What Is Hospice Care?

Many people know that hospice is associated with the final stage of life, which is accurate, but it doesn’t fully answer the question “What is hospice care?” Hospice care is specialized end-of-life care. When a terminally ill patient forgoes curative treatment, an interdisciplinary team of hospice professionals steps in to provide medical, spiritual and psychological support in the shared goal of providing a comfortable and dignified transition from life to death. They work to treat the person in their charge and the symptoms of the disease, but not the disease itself. Hospice team members will likely include:

  • A doctor to prescribe the correct course of care
  • A nurse to oversee day-to-day care
  • Aides to provide some assistance with dressing, bathing, cleaning and cooking
  • Chaplin or spiritual adviser
  • Social worker or counselor to help both the patient and their loved ones

Depending on the individual’s condition, a physical or speech therapist may become an important part of the care team as well. Their role is to ensure safety and independence, as well as quality of life while the patient is in hospice care.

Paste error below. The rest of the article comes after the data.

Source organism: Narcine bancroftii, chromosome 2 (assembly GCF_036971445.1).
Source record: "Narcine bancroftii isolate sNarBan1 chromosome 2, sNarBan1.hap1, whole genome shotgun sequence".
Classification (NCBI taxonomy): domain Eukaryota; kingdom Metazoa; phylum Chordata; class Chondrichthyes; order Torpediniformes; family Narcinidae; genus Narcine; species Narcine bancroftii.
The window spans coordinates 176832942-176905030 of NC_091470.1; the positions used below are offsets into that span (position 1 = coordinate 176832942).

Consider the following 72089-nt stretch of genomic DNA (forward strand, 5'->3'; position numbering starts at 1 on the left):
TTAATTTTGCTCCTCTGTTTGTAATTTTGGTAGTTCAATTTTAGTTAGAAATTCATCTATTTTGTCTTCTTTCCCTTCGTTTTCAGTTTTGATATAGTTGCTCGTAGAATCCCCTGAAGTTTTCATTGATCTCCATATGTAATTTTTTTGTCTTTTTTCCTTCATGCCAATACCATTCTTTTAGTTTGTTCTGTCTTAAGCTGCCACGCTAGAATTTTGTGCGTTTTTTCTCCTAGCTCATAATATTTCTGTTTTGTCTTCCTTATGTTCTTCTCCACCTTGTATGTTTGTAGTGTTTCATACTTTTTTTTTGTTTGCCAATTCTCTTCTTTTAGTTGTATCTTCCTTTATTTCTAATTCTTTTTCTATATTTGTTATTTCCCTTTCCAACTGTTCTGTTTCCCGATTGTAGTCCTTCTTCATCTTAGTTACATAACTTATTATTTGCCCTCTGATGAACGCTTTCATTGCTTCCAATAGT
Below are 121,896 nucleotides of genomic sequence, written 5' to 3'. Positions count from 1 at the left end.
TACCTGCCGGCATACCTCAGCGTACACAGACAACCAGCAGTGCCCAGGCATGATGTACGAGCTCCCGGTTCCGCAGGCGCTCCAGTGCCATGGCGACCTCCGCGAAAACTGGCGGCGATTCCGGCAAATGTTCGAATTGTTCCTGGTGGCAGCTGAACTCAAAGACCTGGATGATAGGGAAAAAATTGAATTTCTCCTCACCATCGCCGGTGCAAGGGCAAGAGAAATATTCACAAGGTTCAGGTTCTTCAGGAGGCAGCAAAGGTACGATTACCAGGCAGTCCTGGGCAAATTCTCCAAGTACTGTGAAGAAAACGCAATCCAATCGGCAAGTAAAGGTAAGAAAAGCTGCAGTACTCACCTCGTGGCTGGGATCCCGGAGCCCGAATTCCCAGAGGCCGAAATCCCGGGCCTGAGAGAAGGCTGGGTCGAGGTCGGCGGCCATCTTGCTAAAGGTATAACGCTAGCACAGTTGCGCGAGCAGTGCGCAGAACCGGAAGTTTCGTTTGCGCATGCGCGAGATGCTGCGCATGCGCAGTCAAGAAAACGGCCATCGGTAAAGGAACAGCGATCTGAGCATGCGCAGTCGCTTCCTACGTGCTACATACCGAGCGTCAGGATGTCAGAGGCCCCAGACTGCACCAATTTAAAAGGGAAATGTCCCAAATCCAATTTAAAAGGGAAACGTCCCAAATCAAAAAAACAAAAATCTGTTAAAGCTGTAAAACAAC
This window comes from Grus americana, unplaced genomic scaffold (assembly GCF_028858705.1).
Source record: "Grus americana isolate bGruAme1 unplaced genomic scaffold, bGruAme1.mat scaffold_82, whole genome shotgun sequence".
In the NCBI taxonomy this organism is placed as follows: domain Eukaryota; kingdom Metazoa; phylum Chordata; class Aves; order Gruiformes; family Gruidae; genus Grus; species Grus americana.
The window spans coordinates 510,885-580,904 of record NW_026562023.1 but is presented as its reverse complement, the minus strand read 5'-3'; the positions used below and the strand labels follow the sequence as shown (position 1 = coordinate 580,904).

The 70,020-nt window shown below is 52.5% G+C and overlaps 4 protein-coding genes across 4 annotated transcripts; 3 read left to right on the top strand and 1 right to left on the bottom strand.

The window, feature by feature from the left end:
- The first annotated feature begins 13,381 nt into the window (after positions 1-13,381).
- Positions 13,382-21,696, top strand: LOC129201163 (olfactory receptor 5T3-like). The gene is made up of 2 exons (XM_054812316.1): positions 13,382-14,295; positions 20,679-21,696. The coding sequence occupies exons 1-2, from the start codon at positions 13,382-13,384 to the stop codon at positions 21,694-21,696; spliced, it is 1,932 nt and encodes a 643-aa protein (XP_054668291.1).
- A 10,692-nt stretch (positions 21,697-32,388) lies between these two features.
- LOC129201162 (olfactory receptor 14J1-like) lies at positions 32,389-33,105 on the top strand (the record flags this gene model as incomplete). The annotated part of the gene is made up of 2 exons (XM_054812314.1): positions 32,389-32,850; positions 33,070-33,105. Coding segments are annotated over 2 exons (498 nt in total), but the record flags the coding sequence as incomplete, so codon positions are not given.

How to Know When Hospice Care Is Needed

Hospice care is about living as well as possible up to the last moment. With that goal in mind, many still wonder how to know when hospice care is needed. To be eligible for hospice care, a patient must have a life-limiting illness, and a doctor must determine that the patient’s life expectancy is no more than six months.

End-of-life treatment can be a difficult subject to broach, even for doctors, because many people feel like they should always keep fighting an illness. But if a treatment plan is no longer working, it may be time to speak to the medical team about hospice and enjoy quality of life in the remaining time.

Where to Receive Hospice Care

Hospice patients can receive care in their residence — whether that’s a house or a senior living community. Some patients choose to receive treatment in a dedicated hospice residential facility. And if the patient is experiencing symptoms that need extensive management, they may move to a hospital.

Palliative Care vs. Hospice Care

These terms are often confused because both types of treatment promote quality of life for people facing serious illnesses. But palliative care doesn’t require the patient to forgo curative efforts. They can still fight their illness while receiving holistic social, emotional and practical support.

Additionally, hospice services are covered by Medicaid, Medicare and most private health insurance plans, but palliative care isn’t guaranteed. Some care plans may cover all or part of palliative care, but a patient would need to check with their provider.

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